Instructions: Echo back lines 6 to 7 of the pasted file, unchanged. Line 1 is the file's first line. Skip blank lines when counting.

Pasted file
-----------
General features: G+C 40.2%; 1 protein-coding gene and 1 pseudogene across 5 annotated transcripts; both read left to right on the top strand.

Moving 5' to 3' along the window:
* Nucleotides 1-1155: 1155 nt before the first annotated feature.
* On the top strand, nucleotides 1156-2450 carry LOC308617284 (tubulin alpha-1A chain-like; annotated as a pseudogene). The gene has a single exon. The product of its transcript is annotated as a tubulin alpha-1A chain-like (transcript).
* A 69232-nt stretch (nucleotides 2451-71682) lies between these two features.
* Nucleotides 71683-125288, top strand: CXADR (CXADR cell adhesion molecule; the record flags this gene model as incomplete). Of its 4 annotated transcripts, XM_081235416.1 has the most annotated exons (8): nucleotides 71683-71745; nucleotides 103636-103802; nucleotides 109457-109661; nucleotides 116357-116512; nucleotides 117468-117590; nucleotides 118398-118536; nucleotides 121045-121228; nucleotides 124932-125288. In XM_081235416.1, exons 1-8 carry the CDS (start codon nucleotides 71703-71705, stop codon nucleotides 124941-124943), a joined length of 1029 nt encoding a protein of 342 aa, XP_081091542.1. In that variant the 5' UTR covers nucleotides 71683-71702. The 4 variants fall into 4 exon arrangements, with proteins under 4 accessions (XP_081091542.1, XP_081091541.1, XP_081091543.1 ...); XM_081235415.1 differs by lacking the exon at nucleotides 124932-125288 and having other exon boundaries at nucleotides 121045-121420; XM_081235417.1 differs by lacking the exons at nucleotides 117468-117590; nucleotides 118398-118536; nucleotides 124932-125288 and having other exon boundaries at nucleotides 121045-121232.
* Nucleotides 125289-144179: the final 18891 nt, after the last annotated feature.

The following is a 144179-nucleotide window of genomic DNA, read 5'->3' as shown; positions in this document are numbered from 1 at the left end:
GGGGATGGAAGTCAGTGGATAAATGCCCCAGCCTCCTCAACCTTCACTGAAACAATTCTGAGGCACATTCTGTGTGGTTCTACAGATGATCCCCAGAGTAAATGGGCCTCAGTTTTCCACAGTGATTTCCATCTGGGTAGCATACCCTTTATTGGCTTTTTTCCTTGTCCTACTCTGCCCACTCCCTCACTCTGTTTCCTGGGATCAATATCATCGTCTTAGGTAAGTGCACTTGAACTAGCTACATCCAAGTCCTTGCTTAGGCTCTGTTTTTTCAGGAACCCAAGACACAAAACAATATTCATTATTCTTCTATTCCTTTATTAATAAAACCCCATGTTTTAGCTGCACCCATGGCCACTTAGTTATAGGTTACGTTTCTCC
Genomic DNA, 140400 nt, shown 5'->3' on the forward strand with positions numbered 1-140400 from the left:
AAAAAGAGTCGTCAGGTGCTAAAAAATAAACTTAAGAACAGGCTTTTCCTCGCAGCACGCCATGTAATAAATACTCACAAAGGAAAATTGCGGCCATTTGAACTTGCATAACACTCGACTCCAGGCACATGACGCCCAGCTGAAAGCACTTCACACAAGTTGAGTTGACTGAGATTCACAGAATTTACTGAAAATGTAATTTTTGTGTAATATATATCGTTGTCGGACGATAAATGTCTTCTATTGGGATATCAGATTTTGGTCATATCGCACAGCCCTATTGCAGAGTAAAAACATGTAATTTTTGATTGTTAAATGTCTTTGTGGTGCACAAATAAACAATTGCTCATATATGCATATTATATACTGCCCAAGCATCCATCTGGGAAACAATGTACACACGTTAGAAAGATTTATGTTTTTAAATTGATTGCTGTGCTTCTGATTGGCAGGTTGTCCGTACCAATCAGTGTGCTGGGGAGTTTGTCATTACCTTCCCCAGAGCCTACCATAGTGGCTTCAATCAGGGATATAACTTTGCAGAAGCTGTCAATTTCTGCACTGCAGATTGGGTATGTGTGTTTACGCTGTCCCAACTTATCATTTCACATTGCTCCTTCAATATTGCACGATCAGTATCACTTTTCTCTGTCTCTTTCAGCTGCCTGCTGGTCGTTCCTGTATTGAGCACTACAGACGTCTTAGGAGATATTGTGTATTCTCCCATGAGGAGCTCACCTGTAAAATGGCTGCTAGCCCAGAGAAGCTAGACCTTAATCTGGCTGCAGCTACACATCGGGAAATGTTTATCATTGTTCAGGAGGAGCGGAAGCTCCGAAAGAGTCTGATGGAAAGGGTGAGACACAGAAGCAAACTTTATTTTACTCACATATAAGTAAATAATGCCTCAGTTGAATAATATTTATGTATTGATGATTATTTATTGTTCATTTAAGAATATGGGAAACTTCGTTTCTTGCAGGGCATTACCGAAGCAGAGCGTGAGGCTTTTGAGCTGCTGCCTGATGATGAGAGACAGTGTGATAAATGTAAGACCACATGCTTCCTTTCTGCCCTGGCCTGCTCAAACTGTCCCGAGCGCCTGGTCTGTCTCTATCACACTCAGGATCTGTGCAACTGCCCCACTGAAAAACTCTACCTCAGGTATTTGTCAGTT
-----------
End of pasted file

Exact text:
* Nucleotides 71683-125288, top strand: CXADR (CXADR cell adhesion molecule; the record flags this gene model as incomplete). Of its 4 annotated transcripts, XM_081235416.1 has the most annotated exons (8): nucleotides 71683-71745; nucleotides 103636-103802; nucleotides 109457-109661; nucleotides 116357-116512; nucleotides 117468-117590; nucleotides 118398-118536; nucleotides 121045-121228; nucleotides 124932-125288. In XM_081235416.1, exons 1-8 carry the CDS (start codon nucleotides 71703-71705, stop codon nucleotides 124941-124943), a joined length of 1029 nt encoding a protein of 342 aa, XP_081091542.1. In that variant the 5' UTR covers nucleotides 71683-71702. The 4 variants fall into 4 exon arrangements, with proteins under 4 accessions (XP_081091542.1, XP_081091541.1, XP_081091543.1 ...); XM_081235415.1 differs by lacking the exon at nucleotides 124932-125288 and having other exon boundaries at nucleotides 121045-121420; XM_081235417.1 differs by lacking the exons at nucleotides 117468-117590; nucleotides 118398-118536; nucleotides 124932-125288 and having other exon boundaries at nucleotides 121045-121232.
* Nucleotides 125289-144179: the final 18891 nt, after the last annotated feature.